UN Sustainability Goals ambition is that the goals will be achieved by 2030 at the latest. The sustainability targets constitute a holistic objective, and many of the sustainability goals are important for the marine industries. Sea issues are given special place in the main objective 14 to preserve and use marine and marine resources in a way that promotes sustainable development. The sustainability goal illustrates a strengthened international support for the importance of the ocean. Sustainability Objective 14’s sub-objectives emphasize sustainable management, providing maritime knowledge, preserving at least 10 percent of coastal and marine areas, avoiding overfishing, combating illegal fishing, reducing pollution, marine littering, and microplastic dispersal. Preventing and reducing pollution, marine littering and spreading of microplastics has been identified as an important challenge, and this is also a prerequisite for continued safe and healthy seafood.
Close cooperation and transfer of knowledge have been important for the development of the Norwegian blue industries. There may be great potential for new jobs and value creation in increasing the transfer of ideas and technology between the ocean industries. The knowledge and competence needs are partly specific to the individual industry, but there are also common challenges and potential for collaboration and transfer of expertise across. New industries, such as renewable ocean energy, mineral extraction on the seabed and harvesting biomarine resources at a lower trophic level, require considerable knowledge and innovation. mapped out the potential for synergies between the ocean industries. There is a great potential for sustainable value creation in systematising and increasing the transfer of ideas and technology between the established blue industries, and from established to new industries exploiting resources in, on and under the sea. The possibilities are assumed to be particularly large for transferring offshore technology to the other offshore industries, and especially for aquaculture.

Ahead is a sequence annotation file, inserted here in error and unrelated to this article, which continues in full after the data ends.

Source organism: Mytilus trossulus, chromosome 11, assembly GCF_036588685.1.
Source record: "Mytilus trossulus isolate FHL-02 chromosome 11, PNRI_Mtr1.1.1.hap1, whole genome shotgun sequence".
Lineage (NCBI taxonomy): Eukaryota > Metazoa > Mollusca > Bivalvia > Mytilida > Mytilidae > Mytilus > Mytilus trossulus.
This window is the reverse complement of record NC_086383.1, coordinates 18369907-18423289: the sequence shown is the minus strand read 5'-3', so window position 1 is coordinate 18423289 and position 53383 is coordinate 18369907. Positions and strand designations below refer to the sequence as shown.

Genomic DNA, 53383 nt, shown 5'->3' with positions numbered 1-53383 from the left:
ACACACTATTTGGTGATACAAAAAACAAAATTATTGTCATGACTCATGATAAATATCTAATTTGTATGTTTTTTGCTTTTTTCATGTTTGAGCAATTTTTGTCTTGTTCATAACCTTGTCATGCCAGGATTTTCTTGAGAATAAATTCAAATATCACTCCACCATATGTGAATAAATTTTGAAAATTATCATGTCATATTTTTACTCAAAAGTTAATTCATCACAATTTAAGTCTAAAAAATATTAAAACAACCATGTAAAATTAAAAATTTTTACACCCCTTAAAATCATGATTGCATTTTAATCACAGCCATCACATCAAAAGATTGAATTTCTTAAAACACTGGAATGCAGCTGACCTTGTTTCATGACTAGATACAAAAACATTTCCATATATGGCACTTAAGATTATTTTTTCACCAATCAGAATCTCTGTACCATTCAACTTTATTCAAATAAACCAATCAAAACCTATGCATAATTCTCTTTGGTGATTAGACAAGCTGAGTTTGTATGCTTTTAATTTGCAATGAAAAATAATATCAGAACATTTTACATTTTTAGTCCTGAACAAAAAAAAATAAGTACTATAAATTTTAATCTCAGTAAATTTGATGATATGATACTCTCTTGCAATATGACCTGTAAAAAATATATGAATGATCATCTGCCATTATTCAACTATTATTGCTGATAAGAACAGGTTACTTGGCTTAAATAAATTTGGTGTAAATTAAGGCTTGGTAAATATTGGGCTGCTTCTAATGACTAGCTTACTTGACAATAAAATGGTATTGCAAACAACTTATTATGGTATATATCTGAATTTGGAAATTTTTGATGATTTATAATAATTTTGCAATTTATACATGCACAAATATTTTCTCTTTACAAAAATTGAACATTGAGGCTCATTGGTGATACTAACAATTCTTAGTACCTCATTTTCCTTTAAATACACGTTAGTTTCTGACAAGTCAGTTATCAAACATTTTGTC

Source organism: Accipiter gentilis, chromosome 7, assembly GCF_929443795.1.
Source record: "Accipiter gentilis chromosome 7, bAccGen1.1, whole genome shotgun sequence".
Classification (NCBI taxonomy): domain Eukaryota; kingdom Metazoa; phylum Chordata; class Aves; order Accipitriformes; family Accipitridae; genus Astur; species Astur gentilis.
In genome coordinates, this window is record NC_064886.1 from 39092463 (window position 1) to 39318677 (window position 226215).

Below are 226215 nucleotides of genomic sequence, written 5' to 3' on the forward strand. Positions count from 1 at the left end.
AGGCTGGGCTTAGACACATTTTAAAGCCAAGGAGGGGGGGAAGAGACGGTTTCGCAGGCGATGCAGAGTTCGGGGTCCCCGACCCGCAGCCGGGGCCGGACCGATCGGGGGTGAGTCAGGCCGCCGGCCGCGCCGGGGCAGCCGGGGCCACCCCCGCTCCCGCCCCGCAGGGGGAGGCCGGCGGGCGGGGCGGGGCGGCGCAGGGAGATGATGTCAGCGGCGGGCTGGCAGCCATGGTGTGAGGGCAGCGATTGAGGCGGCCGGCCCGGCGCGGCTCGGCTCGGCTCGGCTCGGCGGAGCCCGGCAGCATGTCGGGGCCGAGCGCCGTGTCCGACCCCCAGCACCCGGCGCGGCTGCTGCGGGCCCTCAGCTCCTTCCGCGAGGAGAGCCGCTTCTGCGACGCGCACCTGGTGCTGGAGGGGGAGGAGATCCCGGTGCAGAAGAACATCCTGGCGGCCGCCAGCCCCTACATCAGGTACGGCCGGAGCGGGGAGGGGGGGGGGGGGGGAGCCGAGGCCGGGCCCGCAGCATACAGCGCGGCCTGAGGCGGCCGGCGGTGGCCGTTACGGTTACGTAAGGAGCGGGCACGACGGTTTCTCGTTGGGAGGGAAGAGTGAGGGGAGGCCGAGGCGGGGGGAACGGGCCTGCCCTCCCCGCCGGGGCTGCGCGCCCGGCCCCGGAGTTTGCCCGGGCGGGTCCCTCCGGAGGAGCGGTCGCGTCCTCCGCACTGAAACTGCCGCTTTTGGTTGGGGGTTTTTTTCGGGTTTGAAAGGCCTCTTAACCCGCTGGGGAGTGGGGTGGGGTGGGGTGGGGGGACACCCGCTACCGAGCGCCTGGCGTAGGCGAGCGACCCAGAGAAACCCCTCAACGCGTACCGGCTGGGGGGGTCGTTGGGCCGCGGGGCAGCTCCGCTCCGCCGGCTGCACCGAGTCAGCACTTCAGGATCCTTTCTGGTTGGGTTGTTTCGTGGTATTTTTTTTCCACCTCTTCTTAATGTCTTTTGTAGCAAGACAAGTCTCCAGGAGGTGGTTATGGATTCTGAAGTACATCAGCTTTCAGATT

Technological and knowledge development opens up new business opportunities, and the commercial interests associated with the use of the ocean are growing. At the same time, the marine environment is threatened by climate change, pollution and littering. A necessary foundation for future value creation and sustainable growth is therefore increased knowledge about the connections in the sea, biological diversity and the function and robustness of ecosystems. Increased business activity in the sea increases the need for better knowledge of how the different industries affect each other and the overall impact on the ecosystems. Despite considerable knowledge in marine ecosystem research and management, there is still much we do not know about our marine areas. The Government need to therefore strengthen the knowledge base on marine ecosystems and how these change as a result of increased human activity, climate change and pollution. Improved measurement technology and increased access to high-resolution marine and environmental data today opens up completely new opportunities for monitoring the state of the oceans. Digitization allows for faster data transfer and data interpretation. The Government will streamline its work on data capture through, among other things, the use of new technology and cooperation nationally and internationally. Data collected should be made available to users more quickly.